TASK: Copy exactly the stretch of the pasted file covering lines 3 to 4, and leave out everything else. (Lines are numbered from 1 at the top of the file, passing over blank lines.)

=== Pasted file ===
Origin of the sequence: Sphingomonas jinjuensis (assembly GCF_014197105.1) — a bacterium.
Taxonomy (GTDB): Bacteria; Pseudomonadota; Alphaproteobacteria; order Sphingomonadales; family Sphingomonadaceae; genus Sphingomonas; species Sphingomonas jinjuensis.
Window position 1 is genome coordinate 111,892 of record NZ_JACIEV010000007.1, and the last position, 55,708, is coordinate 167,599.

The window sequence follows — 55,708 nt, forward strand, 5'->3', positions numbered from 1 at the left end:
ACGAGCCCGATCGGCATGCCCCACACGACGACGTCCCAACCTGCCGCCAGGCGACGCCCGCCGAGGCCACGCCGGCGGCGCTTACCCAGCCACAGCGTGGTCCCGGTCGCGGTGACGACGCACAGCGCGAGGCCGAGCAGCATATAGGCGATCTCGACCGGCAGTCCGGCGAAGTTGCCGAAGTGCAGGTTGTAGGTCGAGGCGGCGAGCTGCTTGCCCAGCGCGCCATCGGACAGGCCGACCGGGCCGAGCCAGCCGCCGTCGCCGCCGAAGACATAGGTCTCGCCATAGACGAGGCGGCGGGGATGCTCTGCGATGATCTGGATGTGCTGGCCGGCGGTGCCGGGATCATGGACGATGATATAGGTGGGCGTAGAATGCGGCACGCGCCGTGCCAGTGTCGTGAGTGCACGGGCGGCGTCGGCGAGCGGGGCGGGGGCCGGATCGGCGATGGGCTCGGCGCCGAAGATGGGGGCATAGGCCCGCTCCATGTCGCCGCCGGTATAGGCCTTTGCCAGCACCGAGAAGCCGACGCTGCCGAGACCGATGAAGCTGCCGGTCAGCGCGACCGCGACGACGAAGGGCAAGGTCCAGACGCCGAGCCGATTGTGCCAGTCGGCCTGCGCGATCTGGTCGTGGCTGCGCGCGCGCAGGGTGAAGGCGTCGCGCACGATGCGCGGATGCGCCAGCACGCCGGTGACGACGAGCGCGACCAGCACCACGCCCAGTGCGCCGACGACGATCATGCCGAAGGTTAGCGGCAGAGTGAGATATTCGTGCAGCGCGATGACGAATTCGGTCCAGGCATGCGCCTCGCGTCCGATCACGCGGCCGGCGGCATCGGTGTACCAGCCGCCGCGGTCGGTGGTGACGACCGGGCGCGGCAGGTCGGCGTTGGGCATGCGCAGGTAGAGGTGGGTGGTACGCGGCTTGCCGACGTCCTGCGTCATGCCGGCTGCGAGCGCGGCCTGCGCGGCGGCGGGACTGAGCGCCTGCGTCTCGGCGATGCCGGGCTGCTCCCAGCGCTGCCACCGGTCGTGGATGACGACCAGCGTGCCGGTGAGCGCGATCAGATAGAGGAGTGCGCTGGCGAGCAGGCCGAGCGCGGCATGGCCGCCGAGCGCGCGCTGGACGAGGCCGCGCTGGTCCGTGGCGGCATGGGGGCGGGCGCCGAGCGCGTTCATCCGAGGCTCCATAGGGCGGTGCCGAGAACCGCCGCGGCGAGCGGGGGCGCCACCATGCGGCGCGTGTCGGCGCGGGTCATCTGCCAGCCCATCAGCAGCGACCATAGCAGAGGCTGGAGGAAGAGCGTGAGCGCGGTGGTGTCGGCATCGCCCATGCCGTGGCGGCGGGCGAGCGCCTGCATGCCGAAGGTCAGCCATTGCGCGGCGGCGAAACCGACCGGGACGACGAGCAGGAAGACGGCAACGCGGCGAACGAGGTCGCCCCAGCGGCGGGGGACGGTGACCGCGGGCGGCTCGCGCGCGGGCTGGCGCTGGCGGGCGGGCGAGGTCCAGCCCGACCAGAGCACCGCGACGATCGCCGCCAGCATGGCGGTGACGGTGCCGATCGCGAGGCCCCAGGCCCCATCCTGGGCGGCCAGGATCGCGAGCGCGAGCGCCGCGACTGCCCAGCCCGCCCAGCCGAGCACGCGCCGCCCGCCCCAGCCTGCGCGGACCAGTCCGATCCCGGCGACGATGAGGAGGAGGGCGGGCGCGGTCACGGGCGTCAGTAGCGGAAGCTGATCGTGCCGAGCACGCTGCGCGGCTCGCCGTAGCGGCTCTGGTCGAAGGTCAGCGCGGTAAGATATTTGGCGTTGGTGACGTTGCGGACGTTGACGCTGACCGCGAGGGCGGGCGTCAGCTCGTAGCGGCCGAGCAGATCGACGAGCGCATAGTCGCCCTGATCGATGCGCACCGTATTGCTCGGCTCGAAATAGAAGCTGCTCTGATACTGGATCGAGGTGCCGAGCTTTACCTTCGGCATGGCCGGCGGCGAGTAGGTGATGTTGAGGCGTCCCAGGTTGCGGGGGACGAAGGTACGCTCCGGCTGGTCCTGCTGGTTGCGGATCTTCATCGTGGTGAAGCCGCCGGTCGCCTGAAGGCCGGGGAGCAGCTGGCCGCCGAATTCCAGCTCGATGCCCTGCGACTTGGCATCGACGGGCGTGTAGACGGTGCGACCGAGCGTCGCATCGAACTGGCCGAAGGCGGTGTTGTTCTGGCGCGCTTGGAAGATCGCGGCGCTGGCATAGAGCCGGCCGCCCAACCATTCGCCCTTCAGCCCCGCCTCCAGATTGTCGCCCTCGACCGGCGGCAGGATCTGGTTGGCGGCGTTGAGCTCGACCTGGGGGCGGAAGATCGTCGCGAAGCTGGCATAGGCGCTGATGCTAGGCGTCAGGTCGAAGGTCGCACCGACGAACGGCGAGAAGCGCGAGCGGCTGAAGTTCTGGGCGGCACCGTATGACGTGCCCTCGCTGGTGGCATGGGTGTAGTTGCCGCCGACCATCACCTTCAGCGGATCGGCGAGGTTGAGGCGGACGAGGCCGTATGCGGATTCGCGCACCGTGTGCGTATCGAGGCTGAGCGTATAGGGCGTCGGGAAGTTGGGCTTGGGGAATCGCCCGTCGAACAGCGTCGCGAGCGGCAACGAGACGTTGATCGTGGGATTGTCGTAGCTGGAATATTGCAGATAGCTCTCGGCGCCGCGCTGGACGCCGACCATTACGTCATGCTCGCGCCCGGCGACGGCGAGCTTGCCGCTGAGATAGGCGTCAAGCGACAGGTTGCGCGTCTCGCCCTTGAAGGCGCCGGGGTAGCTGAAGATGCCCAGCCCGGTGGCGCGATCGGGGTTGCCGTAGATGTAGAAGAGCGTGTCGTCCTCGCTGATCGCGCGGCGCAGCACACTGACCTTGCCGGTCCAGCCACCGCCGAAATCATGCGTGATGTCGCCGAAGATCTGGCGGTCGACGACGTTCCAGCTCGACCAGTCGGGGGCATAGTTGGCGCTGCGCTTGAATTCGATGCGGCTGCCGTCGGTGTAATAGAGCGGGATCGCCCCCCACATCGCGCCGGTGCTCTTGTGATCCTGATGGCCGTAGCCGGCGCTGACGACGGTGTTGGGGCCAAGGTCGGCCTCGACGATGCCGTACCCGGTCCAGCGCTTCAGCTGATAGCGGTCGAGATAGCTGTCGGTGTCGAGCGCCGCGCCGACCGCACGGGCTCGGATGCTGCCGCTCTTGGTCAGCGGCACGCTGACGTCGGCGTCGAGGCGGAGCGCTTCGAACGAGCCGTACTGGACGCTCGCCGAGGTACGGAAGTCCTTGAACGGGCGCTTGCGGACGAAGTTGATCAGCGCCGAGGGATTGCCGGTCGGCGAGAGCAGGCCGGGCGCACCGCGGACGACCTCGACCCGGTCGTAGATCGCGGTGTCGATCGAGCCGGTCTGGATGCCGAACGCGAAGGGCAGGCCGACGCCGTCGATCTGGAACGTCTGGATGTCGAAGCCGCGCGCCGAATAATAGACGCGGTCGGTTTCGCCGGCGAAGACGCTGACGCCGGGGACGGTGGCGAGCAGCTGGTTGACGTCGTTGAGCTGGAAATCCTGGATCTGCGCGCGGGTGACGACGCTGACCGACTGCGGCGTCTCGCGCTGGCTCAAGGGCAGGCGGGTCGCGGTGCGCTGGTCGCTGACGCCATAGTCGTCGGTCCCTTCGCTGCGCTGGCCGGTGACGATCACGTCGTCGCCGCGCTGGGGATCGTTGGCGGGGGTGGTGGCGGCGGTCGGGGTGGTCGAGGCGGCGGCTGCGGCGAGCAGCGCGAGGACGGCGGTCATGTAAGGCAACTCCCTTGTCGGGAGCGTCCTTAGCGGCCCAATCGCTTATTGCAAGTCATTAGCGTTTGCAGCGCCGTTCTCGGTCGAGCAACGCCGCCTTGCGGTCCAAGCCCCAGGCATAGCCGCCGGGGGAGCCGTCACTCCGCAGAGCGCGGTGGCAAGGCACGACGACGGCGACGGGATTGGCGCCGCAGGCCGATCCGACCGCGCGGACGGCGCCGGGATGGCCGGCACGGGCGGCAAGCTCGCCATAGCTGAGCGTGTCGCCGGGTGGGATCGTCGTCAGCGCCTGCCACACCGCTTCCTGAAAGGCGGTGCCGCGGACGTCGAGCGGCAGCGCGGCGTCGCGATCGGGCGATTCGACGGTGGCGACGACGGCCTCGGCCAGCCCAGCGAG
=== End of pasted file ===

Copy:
Window position 1 is genome coordinate 111,892 of record NZ_JACIEV010000007.1, and the last position, 55,708, is coordinate 167,599.

The window sequence follows — 55,708 nt, forward strand, 5'->3', positions numbered from 1 at the left end: